- A variant in Psych: In "A Very Juliet Episode," a flashback shows that Juliet made an agreement with a college boyfriend to meet up in 7 years, whether they are seeing other people or not, and catch up as well as see if they want to rekindle their relationship. When he doesn't show, Shawn and Gus find him, but things quickly become complicated as it's revealed that he's in the witness protection program. Eventually, they decide to part ways as friends, and meet up in one more year.
- On Seinfeld Kramer proposes to Elaine that they marry each other if they're both still single in ten years. She makes a counteroffer of fifty years (which he accepts).
- Hudson and Mrs. Bridges - the butler and cook - of Upstairs Downstairs have this arrangement. In one episode Mrs. Bridges seems to have found true love and Hudson offers to release her from their friendly agreement. Unfortunately her beloved turns out to be a jerk.
- Murphy Brown has Murphy and Frank discuss the idea at a point when it seems like their romantic prospects are all but dead, but they let it drop and move on.
- Glee: Towards the end of the series, twenty year old Artie and Tina decide that if they aren't married by the time they're thirty, they'll marry each other since they're best friends. In the "Where Are They Now?" Epilogue though, we see that in five years they end up dating again anyway.
- Peejee proposes this to Davan in Something*Positive as a way to guarantee neither of them grows old alone, which she is especially worried about as even their regular group of friends has largely gone their separate ways. Davan refuses, promising he'd never abandon her anyway and shortly thereafter Davan meets Vanessa, whom he would eventually marry. It was the climax of a long bout of Ship Tease the creator had used to taunt the shippers who wanted Davan and Peejee together, since them not getting romantically involved is one of the few iron-clad rules of the comic, promised to the real woman upon whom Peejee is based.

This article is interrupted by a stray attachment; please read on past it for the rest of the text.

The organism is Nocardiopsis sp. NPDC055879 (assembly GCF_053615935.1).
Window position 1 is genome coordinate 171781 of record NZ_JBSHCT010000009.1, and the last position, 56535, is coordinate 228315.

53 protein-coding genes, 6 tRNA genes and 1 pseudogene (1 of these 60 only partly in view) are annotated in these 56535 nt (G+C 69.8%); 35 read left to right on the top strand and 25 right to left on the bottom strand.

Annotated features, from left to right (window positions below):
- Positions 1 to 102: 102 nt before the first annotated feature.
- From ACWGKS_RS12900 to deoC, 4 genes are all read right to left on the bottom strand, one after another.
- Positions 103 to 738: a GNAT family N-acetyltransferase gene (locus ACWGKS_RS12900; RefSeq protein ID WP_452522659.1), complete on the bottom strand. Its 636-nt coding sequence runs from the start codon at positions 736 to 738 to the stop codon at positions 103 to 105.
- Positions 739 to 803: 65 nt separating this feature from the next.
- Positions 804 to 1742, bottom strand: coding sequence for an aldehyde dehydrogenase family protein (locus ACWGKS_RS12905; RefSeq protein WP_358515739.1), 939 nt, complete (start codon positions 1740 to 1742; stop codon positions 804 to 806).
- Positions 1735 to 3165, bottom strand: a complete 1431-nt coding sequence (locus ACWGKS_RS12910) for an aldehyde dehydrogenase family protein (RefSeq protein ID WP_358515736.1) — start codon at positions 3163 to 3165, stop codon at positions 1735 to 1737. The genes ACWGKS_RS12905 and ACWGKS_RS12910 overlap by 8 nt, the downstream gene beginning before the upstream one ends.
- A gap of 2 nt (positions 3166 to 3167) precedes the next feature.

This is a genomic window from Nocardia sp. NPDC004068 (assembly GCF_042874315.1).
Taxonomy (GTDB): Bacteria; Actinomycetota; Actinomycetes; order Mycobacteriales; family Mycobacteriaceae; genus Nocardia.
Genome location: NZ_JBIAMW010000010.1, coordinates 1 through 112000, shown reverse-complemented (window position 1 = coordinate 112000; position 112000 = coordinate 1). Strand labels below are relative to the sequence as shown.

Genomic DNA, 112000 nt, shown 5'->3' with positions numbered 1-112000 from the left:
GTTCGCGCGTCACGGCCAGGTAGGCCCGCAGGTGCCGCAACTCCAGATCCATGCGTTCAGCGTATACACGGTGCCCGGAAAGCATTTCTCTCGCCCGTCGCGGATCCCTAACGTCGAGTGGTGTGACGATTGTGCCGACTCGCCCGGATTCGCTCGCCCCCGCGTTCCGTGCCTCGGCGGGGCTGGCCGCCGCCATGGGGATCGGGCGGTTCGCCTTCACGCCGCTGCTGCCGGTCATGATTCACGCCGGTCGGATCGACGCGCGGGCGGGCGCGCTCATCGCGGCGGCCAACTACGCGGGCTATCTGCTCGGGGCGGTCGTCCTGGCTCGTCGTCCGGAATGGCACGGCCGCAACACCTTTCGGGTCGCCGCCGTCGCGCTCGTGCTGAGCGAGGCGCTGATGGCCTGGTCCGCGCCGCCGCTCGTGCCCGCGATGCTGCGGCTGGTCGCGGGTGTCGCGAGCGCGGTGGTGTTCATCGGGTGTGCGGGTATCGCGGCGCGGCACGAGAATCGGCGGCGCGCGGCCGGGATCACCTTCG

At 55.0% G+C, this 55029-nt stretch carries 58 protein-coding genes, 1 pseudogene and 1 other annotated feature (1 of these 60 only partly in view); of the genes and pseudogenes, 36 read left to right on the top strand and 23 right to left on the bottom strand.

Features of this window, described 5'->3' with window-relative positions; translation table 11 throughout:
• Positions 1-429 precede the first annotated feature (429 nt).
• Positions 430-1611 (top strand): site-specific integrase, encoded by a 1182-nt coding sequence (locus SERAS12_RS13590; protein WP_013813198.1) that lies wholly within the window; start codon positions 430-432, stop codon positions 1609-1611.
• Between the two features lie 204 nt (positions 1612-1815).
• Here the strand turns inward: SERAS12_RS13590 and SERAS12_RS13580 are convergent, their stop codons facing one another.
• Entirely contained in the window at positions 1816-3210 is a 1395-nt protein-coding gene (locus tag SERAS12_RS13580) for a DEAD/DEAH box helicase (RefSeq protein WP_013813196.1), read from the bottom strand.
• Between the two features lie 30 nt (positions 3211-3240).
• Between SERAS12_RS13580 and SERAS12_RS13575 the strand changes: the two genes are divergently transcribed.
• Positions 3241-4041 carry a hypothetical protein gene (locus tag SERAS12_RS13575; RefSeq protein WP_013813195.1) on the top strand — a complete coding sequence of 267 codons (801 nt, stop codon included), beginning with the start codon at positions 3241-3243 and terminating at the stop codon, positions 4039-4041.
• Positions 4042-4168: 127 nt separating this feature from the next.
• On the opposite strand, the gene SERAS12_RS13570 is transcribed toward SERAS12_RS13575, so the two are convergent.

- Something of a parody in Drawn Together: Captain Hero and Unusually Flexible Girl were Friends with Benefits in college and promised that if they were still single at 30, they'd get married. She shows up to collect. Seems in actuality, she was deliberately holding out for him.
- A variant in American Dad!: Stan asks his dentist to be his "back-up wife" in case he ends up outliving Francine. Hilarity Ensues when Francine finds out and decides to get herself a "back-up husband" for the same eventuality, in the form of Stan's attractive younger colleague. Unfortunately, it turns out both would-be spouses are taking it a lot more seriously than either of the Smiths expected...
- Somewhat parodied in "Star vs. the Forces of Evil". Rasticore says this to Miss Heinous— right before being killed by her.